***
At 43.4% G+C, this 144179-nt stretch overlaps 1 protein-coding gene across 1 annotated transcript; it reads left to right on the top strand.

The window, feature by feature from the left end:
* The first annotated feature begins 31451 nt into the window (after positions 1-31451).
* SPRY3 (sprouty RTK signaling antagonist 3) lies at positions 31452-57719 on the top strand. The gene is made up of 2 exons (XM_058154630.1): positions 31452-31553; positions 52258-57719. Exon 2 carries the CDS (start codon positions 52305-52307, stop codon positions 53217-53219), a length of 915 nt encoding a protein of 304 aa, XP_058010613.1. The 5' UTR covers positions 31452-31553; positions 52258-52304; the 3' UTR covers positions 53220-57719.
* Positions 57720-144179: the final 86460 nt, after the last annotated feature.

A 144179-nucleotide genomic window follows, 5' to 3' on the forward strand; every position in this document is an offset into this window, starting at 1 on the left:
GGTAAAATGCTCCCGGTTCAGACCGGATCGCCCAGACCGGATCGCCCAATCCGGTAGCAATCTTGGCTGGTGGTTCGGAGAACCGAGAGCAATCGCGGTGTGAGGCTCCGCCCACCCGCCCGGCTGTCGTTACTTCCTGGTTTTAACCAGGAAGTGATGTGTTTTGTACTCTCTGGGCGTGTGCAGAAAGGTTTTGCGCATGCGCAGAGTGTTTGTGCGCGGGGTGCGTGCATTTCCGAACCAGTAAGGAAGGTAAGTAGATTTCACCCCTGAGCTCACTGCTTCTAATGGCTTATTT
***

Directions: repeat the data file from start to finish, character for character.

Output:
At 43.4% G+C, this 144179-nt stretch overlaps 1 protein-coding gene across 1 annotated transcript; it reads left to right on the top strand.

The window, feature by feature from the left end:
* The first annotated feature begins 31451 nt into the window (after positions 1-31451).
* SPRY3 (sprouty RTK signaling antagonist 3) lies at positions 31452-57719 on the top strand. The gene is made up of 2 exons (XM_058154630.1): positions 31452-31553; positions 52258-57719. Exon 2 carries the CDS (start codon positions 52305-52307, stop codon positions 53217-53219), a length of 915 nt encoding a protein of 304 aa, XP_058010613.1. The 5' UTR covers positions 31452-31553; positions 52258-52304; the 3' UTR covers positions 53220-57719.
* Positions 57720-144179: the final 86460 nt, after the last annotated feature.

A 144179-nucleotide genomic window follows, 5' to 3' on the forward strand; every position in this document is an offset into this window, starting at 1 on the left:
GGTAAAATGCTCCCGGTTCAGACCGGATCGCCCAGACCGGATCGCCCAATCCGGTAGCAATCTTGGCTGGTGGTTCGGAGAACCGAGAGCAATCGCGGTGTGAGGCTCCGCCCACCCGCCCGGCTGTCGTTACTTCCTGGTTTTAACCAGGAAGTGATGTGTTTTGTACTCTCTGGGCGTGTGCAGAAAGGTTTTGCGCATGCGCAGAGTGTTTGTGCGCGGGGTGCGTGCATTTCCGAACCAGTAAGGAAGGTAAGTAGATTTCACCCCTGAGCTCACTGCTTCTAATGGCTTATTT